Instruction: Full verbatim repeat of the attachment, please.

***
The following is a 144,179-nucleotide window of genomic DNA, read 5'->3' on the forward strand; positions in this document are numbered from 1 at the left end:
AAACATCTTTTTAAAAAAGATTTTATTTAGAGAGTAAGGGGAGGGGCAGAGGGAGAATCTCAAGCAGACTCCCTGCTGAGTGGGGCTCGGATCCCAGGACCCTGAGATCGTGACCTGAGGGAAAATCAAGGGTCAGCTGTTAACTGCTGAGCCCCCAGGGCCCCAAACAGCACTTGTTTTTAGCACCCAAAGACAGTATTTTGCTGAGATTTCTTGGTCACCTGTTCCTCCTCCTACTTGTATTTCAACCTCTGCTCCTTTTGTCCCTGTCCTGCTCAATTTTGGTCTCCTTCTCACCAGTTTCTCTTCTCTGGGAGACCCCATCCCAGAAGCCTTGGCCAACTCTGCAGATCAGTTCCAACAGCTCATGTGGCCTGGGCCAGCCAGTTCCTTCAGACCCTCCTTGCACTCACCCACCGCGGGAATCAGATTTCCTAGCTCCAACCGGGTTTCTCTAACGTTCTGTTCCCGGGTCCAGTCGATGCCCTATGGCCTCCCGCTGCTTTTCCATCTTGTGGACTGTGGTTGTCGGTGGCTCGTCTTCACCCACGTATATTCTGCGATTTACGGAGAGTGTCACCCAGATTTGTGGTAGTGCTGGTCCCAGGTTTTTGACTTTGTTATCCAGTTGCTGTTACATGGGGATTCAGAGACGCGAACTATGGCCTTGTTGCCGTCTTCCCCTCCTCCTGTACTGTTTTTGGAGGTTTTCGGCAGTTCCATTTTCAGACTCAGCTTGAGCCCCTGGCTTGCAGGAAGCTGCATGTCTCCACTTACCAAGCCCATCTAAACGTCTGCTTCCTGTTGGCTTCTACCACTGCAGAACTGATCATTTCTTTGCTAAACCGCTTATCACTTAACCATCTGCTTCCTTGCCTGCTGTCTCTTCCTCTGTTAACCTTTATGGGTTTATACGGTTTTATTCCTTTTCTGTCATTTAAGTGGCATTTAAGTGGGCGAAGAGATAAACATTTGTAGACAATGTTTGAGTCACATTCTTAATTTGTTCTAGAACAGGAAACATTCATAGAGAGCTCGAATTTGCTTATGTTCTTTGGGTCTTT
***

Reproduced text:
The following is a 144,179-nucleotide window of genomic DNA, read 5'->3' on the forward strand; positions in this document are numbered from 1 at the left end:
AAACATCTTTTTAAAAAAGATTTTATTTAGAGAGTAAGGGGAGGGGCAGAGGGAGAATCTCAAGCAGACTCCCTGCTGAGTGGGGCTCGGATCCCAGGACCCTGAGATCGTGACCTGAGGGAAAATCAAGGGTCAGCTGTTAACTGCTGAGCCCCCAGGGCCCCAAACAGCACTTGTTTTTAGCACCCAAAGACAGTATTTTGCTGAGATTTCTTGGTCACCTGTTCCTCCTCCTACTTGTATTTCAACCTCTGCTCCTTTTGTCCCTGTCCTGCTCAATTTTGGTCTCCTTCTCACCAGTTTCTCTTCTCTGGGAGACCCCATCCCAGAAGCCTTGGCCAACTCTGCAGATCAGTTCCAACAGCTCATGTGGCCTGGGCCAGCCAGTTCCTTCAGACCCTCCTTGCACTCACCCACCGCGGGAATCAGATTTCCTAGCTCCAACCGGGTTTCTCTAACGTTCTGTTCCCGGGTCCAGTCGATGCCCTATGGCCTCCCGCTGCTTTTCCATCTTGTGGACTGTGGTTGTCGGTGGCTCGTCTTCACCCACGTATATTCTGCGATTTACGGAGAGTGTCACCCAGATTTGTGGTAGTGCTGGTCCCAGGTTTTTGACTTTGTTATCCAGTTGCTGTTACATGGGGATTCAGAGACGCGAACTATGGCCTTGTTGCCGTCTTCCCCTCCTCCTGTACTGTTTTTGGAGGTTTTCGGCAGTTCCATTTTCAGACTCAGCTTGAGCCCCTGGCTTGCAGGAAGCTGCATGTCTCCACTTACCAAGCCCATCTAAACGTCTGCTTCCTGTTGGCTTCTACCACTGCAGAACTGATCATTTCTTTGCTAAACCGCTTATCACTTAACCATCTGCTTCCTTGCCTGCTGTCTCTTCCTCTGTTAACCTTTATGGGTTTATACGGTTTTATTCCTTTTCTGTCATTTAAGTGGCATTTAAGTGGGCGAAGAGATAAACATTTGTAGACAATGTTTGAGTCACATTCTTAATTTGTTCTAGAACAGGAAACATTCATAGAGAGCTCGAATTTGCTTATGTTCTTTGGGTCTTT